January 27, 2023
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The Falklands War was a conflict that tragically claimed the lives of over 900 military personnel and three civilians.

During the conflict, British troops were sent to defend the territory of the South Atlantic from the invasion of the forces of the Argentine junta – 40 years later, this is what happened and why the war began.

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British troops arriving in the Falklands during the 1982 war.Credit: Getty Images

When did the Falklands War take place?

Argentina and Britain started a sovereignty war over the Falkland Islands, South Georgia and the South Sandwich Islands in 1982.

The conflict lasted 72 days, from April to June.

The fighting ended on June 14 – 40 years ago.

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It was a short but bitter war after Argentine troops landed in the Falklands to assert their territorial claims.

What was the Falklands War about?

Argentina claimed a claim to the islands because it inherited them from the Spanish crown in the early 1800s.

He also based his claims on the proximity of the islands to the South American mainland.

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The UK claims a title to the land based on its long-term administration of the Falklands and on the principle of self-determination of the islanders, almost all of whom are of British origin.

In a referendum on the islands in 2013, only three residents out of 1,517 were against the remaining British.

About 255 British troops died in the successful defense of the islands after being attacked and occupied by Argentina, which refers to the Falklands as the “Malvinas Islands”.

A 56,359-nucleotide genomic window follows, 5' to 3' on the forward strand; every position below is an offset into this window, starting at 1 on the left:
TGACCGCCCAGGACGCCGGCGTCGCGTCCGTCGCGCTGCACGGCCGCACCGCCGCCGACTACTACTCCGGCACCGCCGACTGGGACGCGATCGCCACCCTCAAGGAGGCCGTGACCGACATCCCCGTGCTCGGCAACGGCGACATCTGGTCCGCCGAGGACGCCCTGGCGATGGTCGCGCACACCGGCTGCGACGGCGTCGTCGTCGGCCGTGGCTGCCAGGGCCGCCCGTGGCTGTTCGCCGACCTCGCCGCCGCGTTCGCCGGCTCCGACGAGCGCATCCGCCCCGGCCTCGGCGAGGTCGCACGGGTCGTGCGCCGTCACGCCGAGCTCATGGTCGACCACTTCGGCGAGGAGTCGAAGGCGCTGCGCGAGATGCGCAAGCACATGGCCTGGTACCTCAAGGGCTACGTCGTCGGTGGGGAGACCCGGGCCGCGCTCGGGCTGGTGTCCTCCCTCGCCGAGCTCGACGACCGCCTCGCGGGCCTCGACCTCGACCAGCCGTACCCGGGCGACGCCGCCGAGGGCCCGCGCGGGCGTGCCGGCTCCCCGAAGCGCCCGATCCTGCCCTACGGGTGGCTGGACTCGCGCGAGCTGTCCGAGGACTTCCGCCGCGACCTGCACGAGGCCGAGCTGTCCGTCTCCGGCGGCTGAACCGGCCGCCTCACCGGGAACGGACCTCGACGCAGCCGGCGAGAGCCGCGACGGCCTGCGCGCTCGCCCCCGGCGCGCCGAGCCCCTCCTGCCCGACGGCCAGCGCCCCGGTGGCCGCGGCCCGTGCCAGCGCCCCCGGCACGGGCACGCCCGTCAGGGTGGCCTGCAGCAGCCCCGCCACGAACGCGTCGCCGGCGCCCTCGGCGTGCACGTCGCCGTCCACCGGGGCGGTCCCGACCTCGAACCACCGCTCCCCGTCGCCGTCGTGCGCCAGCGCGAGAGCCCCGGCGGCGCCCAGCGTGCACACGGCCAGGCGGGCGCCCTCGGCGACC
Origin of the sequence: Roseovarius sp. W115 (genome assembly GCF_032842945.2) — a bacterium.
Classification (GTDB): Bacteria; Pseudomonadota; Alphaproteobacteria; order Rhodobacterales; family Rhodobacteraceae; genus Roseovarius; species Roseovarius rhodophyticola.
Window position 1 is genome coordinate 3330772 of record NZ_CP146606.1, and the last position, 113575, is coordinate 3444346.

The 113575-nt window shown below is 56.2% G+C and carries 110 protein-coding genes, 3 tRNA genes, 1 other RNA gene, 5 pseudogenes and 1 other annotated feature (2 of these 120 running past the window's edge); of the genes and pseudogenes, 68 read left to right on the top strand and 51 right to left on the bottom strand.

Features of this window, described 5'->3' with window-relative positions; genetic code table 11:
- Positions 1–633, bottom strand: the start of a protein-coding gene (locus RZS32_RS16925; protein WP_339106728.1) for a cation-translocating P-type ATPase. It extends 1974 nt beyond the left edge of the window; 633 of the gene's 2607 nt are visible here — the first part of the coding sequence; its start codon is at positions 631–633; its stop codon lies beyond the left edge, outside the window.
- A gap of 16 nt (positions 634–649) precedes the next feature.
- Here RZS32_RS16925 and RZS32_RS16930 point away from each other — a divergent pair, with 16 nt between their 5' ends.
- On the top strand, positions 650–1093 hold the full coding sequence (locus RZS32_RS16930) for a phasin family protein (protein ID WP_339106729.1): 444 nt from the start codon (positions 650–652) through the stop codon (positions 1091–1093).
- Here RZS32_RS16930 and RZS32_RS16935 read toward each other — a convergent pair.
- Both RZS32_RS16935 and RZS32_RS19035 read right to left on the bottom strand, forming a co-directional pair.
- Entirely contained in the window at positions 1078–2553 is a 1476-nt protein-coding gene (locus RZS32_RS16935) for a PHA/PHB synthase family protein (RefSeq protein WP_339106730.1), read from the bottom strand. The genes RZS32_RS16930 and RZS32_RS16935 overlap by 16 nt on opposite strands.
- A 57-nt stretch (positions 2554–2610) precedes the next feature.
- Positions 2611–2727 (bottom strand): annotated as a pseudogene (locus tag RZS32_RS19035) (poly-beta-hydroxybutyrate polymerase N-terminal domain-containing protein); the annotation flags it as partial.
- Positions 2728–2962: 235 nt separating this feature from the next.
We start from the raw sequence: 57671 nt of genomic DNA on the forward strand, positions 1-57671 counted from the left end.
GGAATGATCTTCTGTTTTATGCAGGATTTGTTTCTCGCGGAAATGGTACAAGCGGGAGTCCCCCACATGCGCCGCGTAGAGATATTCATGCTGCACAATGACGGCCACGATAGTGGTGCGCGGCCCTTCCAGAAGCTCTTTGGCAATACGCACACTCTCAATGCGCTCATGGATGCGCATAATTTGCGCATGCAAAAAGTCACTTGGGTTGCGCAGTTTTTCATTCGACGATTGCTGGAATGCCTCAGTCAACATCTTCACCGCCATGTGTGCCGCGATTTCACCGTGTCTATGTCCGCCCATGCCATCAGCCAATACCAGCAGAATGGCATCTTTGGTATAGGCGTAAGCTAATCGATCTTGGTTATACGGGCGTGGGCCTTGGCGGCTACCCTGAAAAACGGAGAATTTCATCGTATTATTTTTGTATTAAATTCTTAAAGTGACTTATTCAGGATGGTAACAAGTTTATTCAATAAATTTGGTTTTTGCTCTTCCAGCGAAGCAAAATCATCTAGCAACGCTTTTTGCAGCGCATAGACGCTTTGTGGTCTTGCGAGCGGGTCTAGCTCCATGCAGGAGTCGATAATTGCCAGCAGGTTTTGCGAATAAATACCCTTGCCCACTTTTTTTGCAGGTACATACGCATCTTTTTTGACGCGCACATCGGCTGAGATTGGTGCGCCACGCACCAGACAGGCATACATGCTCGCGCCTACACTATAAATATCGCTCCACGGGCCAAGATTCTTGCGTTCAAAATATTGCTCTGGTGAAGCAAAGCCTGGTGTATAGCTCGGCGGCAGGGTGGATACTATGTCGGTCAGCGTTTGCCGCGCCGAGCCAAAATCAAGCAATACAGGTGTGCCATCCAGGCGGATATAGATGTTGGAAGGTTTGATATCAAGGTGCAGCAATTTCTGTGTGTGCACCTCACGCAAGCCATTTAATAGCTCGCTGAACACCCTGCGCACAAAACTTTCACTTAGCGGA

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The 1982 conflict resulted in the death of 649 Argentine soldiers.

The conflict erupted after Argentina took over the islands and the UK sent a task force to retake them.

Tensions between Britain and Argentina over the Falklands escalated under former Argentine President Cristina Fernández de Kirchner but subsided under her successor, Mauricio Macri.

Britain has sought to improve relations with Argentina since the pro-business President Macri came to power, although Argentina continues to claim sovereignty over the islands.

Veterans have criticized the government for showing “total disrespect” to the soldiers who died, using the Argentine name “Malvina” for the islands on official websites and documents.

The website Fit for Travel, operated by the Scottish National Health Service, which offers advice to British travelers, has been using the term “Malvinas” alongside the Falklands for years, it turns out.

HMRC has also used the name in its tax credit guide, and the Home Office has included it in its visa advisory.

Residents complained that the use of the term “Malvinas” was offensive and disrespectful to British servicemen who died.

The Home Office and HMRC apologized for their mistakes and promised to only use the term “Falkland Islands” in the future.

The government has now removed any mention of the Malvinas Islands from official websites.

A spokesman said: “The UK has no doubts about its sovereignty over the Falkland Islands, nor about the right of the people of the Falkland Islands to self-determination.”

How did the Falklands War start?

On April 2, 1982, Argentina invaded the Falkland Islands, a remote British colony in the South Atlantic.

This move led to war with Britain.

Great Britain, who ruled the islands for 150 years, quickly decided to fight.

Prime Minister Margaret Thatcher said that Falkland’s 1,800 residents have “British traditions and origins”.

A task force was sent to recover the islands 8,000 miles away.



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